Joyce Glasser reviews A Fantastic Woman (March 2, 2018) Cert 15, 104 min.
In his breakthrough film, Gloria (2013), then-35-year-old Chilean co-writer/director Sebastián Lelio and his actress Paulina Garcia created a glorious, invisible 50-something heroine without clichés or sentimentality. In his Academy Award nominated film, A Fantastic Woman (also co-written with Gonzalo Maza), Lelio shows us life from the perspective of another marginalised woman, Marina (played by the trans actress Daniela Vega).
The subject is topical, but the film is neither issue-based, sensationalist nor exploitative. It is instead a compassionate love story about an unconventional relationship that is neither forbidden nor accepted by society. The result is a masterly and courageous film and central performance, full of nuance, intensity, insight and beauty.
Matthew Herbert’s lovely, romantic but also unsettling electronic music plays over an aerial view of what we eventually perceive to be spectacular waterfalls. They are the Iguaçu Falls in Brazil, the largest in the world, and, we later learn, the destination for the surprise holiday for two that 57-year-old Orlando (Francisco Reyes), the owner of a small printing business, has just purchased.
The man dreaming of this natural wonder is in the Finlandia message parlour in Santiago, Chile. We follow Orlando back to his cramped office where he sets about searching for an envelope. It’s not in his car and his secretary reports that she has found nothing. Annoyed, but eager not to be late, Orlando heads for a nightclub where his adoring eyes settle on the singer, a woman half his age.
Waitress by day and nightclub singer by night, Marina (Vega) is singing a sad song, ‘Your love is like yesterday’s newspaper’, but it is not intended for the man watching her with a smile. There is something unusual about this woman that you cannot pinpoint. Like Orlando, you can’t take your eyes off of her.
Orlando has ordered a cake for Marina’s birthday and then announces the trip to the falls. They slow dance and return to his apartment where they make love. In the middle of the night Orlando awakens ill and then collapses. On the way to the car he falls down the stairs and bumps his head. At the A & E, Marina calls Orlando’s brother Gabo (Luis Gnecco), the only remotely sympathetic member of Orlando’s family. He tells her he’s on his way and that he will notify the rest of the family.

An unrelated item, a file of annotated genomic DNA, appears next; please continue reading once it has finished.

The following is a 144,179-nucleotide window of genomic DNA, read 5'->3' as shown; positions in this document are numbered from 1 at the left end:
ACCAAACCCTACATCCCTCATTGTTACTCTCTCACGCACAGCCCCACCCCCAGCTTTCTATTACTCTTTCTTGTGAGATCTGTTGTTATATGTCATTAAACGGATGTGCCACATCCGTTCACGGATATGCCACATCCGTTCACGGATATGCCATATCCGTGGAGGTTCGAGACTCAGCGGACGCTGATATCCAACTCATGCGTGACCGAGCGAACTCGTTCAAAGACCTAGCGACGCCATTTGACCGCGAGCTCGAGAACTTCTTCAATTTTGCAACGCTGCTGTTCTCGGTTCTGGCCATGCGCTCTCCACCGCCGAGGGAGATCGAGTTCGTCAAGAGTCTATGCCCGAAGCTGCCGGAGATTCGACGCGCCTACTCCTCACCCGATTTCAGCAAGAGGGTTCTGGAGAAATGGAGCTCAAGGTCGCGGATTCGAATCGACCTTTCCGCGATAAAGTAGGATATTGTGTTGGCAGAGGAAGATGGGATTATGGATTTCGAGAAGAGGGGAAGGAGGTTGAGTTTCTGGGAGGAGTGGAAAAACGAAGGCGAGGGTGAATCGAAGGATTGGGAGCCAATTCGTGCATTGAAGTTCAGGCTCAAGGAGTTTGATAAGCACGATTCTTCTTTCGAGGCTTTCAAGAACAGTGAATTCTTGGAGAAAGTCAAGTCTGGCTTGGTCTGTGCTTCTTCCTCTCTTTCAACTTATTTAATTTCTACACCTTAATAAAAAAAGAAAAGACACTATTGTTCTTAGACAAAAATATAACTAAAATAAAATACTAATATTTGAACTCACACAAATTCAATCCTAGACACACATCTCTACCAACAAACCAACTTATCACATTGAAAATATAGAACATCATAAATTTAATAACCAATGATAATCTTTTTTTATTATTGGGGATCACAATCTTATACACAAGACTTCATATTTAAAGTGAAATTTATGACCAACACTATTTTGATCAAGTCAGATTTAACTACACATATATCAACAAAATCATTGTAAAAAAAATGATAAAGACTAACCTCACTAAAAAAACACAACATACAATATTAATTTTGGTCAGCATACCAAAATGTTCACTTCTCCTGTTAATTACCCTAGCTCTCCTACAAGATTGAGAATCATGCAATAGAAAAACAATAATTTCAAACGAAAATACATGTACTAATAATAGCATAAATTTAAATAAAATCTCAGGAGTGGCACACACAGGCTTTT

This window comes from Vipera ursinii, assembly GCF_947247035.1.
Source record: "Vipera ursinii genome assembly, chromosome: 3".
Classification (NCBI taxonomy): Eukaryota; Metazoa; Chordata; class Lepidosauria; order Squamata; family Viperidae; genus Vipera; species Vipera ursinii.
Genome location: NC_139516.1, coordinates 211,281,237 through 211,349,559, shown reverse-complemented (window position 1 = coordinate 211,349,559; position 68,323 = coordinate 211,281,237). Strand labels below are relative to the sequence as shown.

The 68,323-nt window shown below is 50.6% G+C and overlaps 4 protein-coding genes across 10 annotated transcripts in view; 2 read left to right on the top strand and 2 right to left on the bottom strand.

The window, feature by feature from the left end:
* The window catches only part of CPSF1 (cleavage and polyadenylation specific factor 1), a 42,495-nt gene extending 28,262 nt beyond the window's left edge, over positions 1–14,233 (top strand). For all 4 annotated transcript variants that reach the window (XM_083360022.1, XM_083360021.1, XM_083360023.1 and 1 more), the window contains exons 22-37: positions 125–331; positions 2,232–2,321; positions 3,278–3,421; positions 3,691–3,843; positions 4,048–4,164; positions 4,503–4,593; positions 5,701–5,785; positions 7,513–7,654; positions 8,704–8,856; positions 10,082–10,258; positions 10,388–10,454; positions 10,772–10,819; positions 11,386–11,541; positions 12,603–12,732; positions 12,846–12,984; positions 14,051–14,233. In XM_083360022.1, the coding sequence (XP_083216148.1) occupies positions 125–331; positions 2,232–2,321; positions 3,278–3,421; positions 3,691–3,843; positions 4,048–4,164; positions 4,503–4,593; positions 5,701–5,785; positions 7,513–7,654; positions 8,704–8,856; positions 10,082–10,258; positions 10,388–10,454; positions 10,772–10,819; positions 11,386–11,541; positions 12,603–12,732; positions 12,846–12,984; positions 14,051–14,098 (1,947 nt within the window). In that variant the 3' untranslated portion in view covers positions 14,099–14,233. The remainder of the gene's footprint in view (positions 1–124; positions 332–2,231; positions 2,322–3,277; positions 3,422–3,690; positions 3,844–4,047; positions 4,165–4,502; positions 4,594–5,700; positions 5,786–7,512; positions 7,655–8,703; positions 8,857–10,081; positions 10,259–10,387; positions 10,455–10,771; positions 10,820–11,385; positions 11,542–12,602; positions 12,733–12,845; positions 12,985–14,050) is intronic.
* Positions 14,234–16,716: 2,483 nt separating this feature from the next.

As Marina hurries away from the hospital, she is picked up by the police who question the name on her ID Card. Her legal name is still Daniel and Marina says the name change is pending. But Marina is now a criminal suspect as there is no witness to confirm her account of Orlando’s injuries.
A police detective (Amparo Noguera) subjects Marina to intimidating interrogations and humiliating physical examinations. Even the doctor is taken aback when Marina is ordered to strip and, as photos are taken, the detective refuses to leave the room. This scene is almost unbearable in its distressing cruelty and intensity, but Lelio’s camera is discreet and we only see what we need to in order to share Marina’s helpless anger and humiliation.
Orlando’s bitter ex-wife Sonia (Aline Küppenheim) cannot forgive her husband for leaving her for what the family consider an aberration of nature. Their thuggish son Bruno (Nicolás Saavedra) shows up to reclaim Orlando’s apartment, and he does not bother to knock. When he resorts to stealing the dog that Orlando had given Marina as a gift, she ignores friendly advice and goes after him.
Throughout her ordeal Orlando haunts Marina like a ghost, but though we see him, she can never quite reach him. Hounded by institutional prejudice and excluded from the funeral by Orlando’s spiteful family, Marina has to find a way to grieve and say goodbye.
But saying goodbye is not the end. She has to somehow find a way forward in life, so that she can be accepted for who she is. But even Marina is having trouble coming to terms with her identity. These emotions are expressed in DoP Benjamin Echazarreta’s expressive, and sometimes Hitchcockian, camera work; in the incredibly creative sound editing, and in various scenes that suggest Marina’s images of herself: a lonely walker soaked in the rain; a prostitute in a macabre bar; a wild animal straddling Sonia’s car and a dancer in a nightclub; covered in a cape of sparkling tinsel and sequins.
An unsettling thread runs throughout the film that is never made explicit. Marina finds a mysterious key that might contain an old coat; or an envelope containing a message from Orlando, a gift or a remembrance. By a coincidence late in the film Marina sees a man with the identical key and traces it to the Finlandia, where, relying on her ambiguous sexuality, she wanders through the men’s and ladies’ saunas to find the locker.
Like Gloria, A Fantastic Woman ends with a song, but in Gloria, the song was vibrant, upbeat, contemporary and clearly defiant. Marina’s astonishing performance of Ombra Mai Fu, on the other hand, will pierce your soul like the proverbial sword. The opening aria of Handel’s opera Serse is a lyrical prayer that is hard not to see as an appeal for Orlando’s memory and for Marina’s future. Let Fate smile upon you/May thunder, lightning, and storms/never disturb your dear peace/nor may you by blowing winds be profaned. It is perhaps no coincidence that this 18th century aria was originally performed by a castrato in the role of Xerxes, the King of Persia.
You can watch the film trailer here: